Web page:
A new consultation, launched by health secretary Jeremy Hunt, has sparked concerns from many leading bodies in the sector. One of these is the British Medical Association (BMA), which has said that the NHS needs to encourage a culture of openness to improve the service. As well as this, the BMA urged that patients should be shown the utmost respect at all times.
The comments came as a response to the public consultation on draft guidance by the General Medical Council (GMC) and Nursing and Midwifery Council about the duty of candour of medical professionals.
Focusing on two main areas, the consultation aims to analyse the way doctors, nurses and other healthcare professionals apologise to patients or those close to them, and report near misses to patients.
It is hoped that this initiative will alleviate concerns that emerged after there were a number of reports of a fall in the standard of care at the Mid Staffordshire NHS Foundation Trust. A report was published in 2013, by Robert Francis QC, which called for the National Health Service to adopt a more open and transparent culture.
The new guidance has given medical professionals clear advice about how to approach certain situations, which can be challenging for both doctors and the patients themselves. If something goes wrong in the care journey, the care provider should speak to the affected patient as soon possible to give them clear information about any long or short-term consequences.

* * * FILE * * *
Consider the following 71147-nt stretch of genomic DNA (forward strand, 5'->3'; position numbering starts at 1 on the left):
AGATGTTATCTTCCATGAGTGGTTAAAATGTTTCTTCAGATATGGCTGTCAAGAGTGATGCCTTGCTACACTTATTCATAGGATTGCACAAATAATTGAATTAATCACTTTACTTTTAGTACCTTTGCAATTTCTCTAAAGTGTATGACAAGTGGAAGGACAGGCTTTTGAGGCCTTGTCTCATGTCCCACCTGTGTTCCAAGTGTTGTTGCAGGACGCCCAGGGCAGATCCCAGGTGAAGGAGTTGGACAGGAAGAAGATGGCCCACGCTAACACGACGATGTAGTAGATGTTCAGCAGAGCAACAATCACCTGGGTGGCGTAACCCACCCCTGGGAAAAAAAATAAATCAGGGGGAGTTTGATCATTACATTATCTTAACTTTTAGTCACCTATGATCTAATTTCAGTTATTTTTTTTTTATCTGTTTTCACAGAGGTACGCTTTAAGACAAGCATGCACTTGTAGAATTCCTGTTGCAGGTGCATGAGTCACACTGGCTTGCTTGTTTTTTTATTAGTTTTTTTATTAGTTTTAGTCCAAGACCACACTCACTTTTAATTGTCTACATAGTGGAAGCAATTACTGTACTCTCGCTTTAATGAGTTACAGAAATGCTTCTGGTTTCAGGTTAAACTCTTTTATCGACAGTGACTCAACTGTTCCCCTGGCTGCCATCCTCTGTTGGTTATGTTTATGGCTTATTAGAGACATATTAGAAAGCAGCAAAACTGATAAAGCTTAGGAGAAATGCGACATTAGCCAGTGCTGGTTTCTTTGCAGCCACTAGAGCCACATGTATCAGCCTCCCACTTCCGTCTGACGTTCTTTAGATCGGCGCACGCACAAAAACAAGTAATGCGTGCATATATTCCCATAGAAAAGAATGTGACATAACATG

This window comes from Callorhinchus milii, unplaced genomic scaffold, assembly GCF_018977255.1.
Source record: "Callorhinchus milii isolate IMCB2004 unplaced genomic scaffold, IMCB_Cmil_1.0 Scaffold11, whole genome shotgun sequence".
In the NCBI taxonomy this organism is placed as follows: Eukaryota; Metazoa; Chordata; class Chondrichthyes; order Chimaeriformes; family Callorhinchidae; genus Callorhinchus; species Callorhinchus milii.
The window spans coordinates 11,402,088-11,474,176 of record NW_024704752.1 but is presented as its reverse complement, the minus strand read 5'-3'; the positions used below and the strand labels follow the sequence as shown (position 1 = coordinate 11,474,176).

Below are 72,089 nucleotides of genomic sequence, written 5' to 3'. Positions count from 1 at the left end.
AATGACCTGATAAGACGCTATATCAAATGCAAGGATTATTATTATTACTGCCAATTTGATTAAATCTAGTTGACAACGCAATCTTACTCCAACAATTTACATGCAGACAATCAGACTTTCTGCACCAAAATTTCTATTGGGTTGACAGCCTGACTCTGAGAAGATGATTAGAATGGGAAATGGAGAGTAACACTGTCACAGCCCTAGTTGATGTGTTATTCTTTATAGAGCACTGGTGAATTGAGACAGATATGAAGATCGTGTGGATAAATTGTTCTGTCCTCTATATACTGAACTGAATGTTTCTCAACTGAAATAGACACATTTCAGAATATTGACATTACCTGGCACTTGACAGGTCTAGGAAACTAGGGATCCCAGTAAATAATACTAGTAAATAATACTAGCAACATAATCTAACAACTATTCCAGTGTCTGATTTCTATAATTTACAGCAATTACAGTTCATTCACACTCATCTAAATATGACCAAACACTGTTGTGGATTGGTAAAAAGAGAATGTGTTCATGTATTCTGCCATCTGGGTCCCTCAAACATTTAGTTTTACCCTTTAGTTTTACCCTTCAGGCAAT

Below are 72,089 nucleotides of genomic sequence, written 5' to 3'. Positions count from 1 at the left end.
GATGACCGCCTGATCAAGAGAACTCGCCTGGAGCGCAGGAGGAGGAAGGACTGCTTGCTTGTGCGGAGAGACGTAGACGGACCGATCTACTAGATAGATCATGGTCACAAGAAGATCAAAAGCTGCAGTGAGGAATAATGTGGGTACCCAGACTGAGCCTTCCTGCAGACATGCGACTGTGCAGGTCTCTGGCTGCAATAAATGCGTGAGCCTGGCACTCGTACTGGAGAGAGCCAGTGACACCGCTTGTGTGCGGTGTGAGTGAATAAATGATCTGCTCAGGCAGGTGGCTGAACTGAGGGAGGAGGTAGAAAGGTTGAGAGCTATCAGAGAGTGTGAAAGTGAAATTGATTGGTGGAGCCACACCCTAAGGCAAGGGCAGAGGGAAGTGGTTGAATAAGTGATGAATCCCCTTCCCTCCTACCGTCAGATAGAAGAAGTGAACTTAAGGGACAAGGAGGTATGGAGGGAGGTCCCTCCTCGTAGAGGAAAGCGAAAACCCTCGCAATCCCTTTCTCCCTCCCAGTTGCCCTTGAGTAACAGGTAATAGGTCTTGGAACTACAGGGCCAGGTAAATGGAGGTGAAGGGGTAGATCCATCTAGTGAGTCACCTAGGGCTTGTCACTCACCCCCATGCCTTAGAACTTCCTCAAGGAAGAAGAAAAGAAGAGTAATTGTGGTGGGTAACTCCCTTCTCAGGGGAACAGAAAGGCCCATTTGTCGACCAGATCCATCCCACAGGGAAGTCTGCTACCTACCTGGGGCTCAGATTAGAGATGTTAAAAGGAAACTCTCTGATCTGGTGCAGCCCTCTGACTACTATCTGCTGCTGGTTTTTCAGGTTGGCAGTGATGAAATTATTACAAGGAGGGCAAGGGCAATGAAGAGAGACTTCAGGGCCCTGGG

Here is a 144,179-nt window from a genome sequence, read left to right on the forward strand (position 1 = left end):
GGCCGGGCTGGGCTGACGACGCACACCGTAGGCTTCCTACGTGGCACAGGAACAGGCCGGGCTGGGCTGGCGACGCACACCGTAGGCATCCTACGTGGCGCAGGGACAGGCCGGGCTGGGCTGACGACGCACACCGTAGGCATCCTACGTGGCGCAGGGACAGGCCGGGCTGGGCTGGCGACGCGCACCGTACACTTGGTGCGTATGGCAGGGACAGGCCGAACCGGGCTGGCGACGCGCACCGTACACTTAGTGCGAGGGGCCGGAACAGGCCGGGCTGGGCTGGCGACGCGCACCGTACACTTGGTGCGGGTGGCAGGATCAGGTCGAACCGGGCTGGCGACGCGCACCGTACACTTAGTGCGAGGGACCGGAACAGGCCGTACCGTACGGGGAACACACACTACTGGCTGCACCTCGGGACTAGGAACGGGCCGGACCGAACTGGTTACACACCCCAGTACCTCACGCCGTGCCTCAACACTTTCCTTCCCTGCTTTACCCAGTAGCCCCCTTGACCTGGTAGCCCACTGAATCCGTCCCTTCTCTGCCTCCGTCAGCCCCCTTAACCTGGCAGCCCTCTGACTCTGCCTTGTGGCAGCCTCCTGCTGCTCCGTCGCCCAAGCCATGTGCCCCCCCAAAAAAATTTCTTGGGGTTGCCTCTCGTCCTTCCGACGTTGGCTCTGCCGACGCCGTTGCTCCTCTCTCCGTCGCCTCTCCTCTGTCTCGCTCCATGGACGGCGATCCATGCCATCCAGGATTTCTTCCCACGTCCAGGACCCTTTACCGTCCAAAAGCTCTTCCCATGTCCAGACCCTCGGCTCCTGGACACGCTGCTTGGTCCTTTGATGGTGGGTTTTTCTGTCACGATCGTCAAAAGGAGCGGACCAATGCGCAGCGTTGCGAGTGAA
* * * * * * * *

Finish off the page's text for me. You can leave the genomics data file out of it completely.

According to the updated advice, healthcare professionals should also apologise to the patient, and take care to find an appropriate and suitable place to deliver the news to them. It is hoped that this will create a better relationship between patients and medical staff, which would harbour more trust in difficult situations. Seeing doctors, nurses or midwives accept personal responsibility rather than a "general expression of regret" will encourage more openness in the health service.
In cases where the patient has not suffered any injury, illness, damage or harm, but a mistake has still been made, the care provider should use their professional judgement to decide whether or not the patient needs to be informed. The new guidance states that this may include getting advice from a more senior colleague.
Speaking about the issue, BMA council chair Mark Porter said the association strongly believed that the upmost respect should be given to patients at all times in a culture of openness and transparency. Dr Porter added that he is looking forward to the follow up review from Sir Robert on the reporting culture in the NHS.
Dr Porter said: "When things go wrong the vast majority of doctors already apologise at the earliest opportunity as this is a key professional duty. The GMC proposals to support that duty may well be helpful in this process.
"However, any suggestion of an enforced apology where there is a dispute over where fault lies would be inappropriate.
"Research shows that most poor outcomes are due to system rather than individual failures. Apologies in these circumstances should be couched in those terms if we are to have a process that is truthful and appropriate."
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